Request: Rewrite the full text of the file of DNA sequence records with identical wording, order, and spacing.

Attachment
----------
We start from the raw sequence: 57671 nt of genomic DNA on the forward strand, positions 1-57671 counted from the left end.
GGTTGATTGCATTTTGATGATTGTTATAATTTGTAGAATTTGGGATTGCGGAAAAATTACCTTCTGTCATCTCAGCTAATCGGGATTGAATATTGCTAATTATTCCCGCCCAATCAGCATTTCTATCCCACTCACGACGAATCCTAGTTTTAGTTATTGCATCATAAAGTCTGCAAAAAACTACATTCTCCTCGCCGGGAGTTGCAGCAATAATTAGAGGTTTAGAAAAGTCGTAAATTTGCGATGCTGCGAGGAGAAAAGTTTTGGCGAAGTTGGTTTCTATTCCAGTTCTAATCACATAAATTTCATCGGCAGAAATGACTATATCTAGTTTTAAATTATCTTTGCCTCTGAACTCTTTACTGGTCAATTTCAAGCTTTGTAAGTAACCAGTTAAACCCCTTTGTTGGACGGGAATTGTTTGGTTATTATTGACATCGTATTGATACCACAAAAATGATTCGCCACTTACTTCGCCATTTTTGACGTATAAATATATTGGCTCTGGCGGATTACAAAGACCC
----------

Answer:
We start from the raw sequence: 57671 nt of genomic DNA on the forward strand, positions 1-57671 counted from the left end.
GGTTGATTGCATTTTGATGATTGTTATAATTTGTAGAATTTGGGATTGCGGAAAAATTACCTTCTGTCATCTCAGCTAATCGGGATTGAATATTGCTAATTATTCCCGCCCAATCAGCATTTCTATCCCACTCACGACGAATCCTAGTTTTAGTTATTGCATCATAAAGTCTGCAAAAAACTACATTCTCCTCGCCGGGAGTTGCAGCAATAATTAGAGGTTTAGAAAAGTCGTAAATTTGCGATGCTGCGAGGAGAAAAGTTTTGGCGAAGTTGGTTTCTATTCCAGTTCTAATCACATAAATTTCATCGGCAGAAATGACTATATCTAGTTTTAAATTATCTTTGCCTCTGAACTCTTTACTGGTCAATTTCAAGCTTTGTAAGTAACCAGTTAAACCCCTTTGTTGGACGGGAATTGTTTGGTTATTATTGACATCGTATTGATACCACAAAAATGATTCGCCACTTACTTCGCCATTTTTGACGTATAAATATATTGGCTCTGGCGGATTACAAAGACCC